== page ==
Names of myalgic encephalomyelitis and chronic fatigue syndrome

From MEpedia, a crowd-sourced encyclopedia of ME and CFS science and history

The name myalgic encephalomyelitis (ME) was coined by Dr. Melvin Ramsay following the 1955 Royal Free Hospital outbreak[1] and is a portmanteau of several of the key signs and symptoms of the disease: myalgic (muscle pain), encephalo (brain), myel (spinal cord), itis (inflammation).[2]

Several other names have been used or proposed throughout the history of the disease, including atypical polio, Icelandic disease, benign myalgic encephalomyelitis, epidemic neuromyasthenia, chronic fatigue syndrome (CFS), and systemic exertion intolerance disease (SEID). This has lead to much confusion as a variety of names have been used at different times to describe discrete outbreaks, a wider and potentially more heterogenous population of sporadic cases, and with a wide variety of case definitions.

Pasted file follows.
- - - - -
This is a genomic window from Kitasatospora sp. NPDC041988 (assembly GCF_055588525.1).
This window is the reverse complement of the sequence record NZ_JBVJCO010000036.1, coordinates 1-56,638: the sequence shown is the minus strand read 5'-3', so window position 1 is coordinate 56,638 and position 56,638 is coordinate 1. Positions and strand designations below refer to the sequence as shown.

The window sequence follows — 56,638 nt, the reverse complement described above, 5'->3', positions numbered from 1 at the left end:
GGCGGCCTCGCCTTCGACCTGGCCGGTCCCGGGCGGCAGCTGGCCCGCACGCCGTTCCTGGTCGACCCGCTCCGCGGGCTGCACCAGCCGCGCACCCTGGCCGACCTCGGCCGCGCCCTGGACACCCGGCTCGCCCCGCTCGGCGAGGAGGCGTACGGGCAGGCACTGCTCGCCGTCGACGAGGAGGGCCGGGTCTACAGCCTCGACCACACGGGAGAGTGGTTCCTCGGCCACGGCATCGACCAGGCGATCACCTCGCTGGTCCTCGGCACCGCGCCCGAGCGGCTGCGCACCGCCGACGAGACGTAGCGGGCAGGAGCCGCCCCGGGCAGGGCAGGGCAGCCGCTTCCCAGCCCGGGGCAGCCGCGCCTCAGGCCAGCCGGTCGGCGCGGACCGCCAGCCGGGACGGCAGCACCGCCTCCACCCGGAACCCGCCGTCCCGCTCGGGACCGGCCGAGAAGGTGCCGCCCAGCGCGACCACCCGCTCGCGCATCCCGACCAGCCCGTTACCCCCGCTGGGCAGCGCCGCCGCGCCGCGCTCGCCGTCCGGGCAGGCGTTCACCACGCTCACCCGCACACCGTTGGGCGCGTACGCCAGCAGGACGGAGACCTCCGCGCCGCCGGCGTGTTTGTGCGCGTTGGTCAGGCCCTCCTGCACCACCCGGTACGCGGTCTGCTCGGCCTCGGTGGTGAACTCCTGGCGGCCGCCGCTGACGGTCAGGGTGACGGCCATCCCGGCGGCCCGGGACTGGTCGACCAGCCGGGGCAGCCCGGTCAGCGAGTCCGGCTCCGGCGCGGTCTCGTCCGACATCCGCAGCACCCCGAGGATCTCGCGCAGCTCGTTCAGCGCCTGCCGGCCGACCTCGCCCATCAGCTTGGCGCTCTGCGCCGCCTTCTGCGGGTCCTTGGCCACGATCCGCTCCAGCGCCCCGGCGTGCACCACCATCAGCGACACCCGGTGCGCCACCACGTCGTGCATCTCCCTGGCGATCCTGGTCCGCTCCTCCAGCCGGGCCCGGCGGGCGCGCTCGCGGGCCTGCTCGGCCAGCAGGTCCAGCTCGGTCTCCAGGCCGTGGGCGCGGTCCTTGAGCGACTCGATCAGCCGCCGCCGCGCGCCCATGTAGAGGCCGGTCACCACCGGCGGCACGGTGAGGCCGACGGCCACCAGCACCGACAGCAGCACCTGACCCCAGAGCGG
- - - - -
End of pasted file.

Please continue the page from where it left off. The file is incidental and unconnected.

A survey by The MEAction Network in 2016 found that the majority of patients prefer the name myalgic encephalomyelitis (69% said “ME” was an acceptable name) to other names including ME/CFS (28% said acceptable) and chronic fatigue syndrome (only 6% found acceptable).[3] [4] Most government agencies and researchers around the world now use the term ME/CFS.[citation needed]

Criteria defining ME, CFS, and ME/CFS[edit | edit source]

Patients that meet the International Consensus Criteria (ICC) defining ME are usually more severely impaired than patients that meet the Canadian Consensus Criteria (CCC) defining ME/CFS, or the minimum symptoms defined in the criteria for patients with SEID which also defines ME/CFS. Researchers believe all patients meeting these criteria, including Fukuda criteria (with post-exertional malaise) defining CFS, are experiencing brain inflammation.[citation needed]

References[edit | edit source]

  1. "An Outbreak of Encephalomyelitis in the Royal Free Hospital Group, London, in 1955". British Medical Journal. 2 (5050): 895–904. October 19, 1957. ISSN 0007-1447. PMID 13472002.
  2. Hooper, Malcolm (February 2005). "Invest in ME Research - The Terminology of ME & CFS". Invest in ME Research. Retrieved August 13, 2018.
  3. "#MEAction RFI Poll Report (Part 1 of 3) | #MEAction". The MEAction Network. August 7, 2016. Retrieved August 13, 2018.
  4. "ME Action Survey; see p.27" (PDF).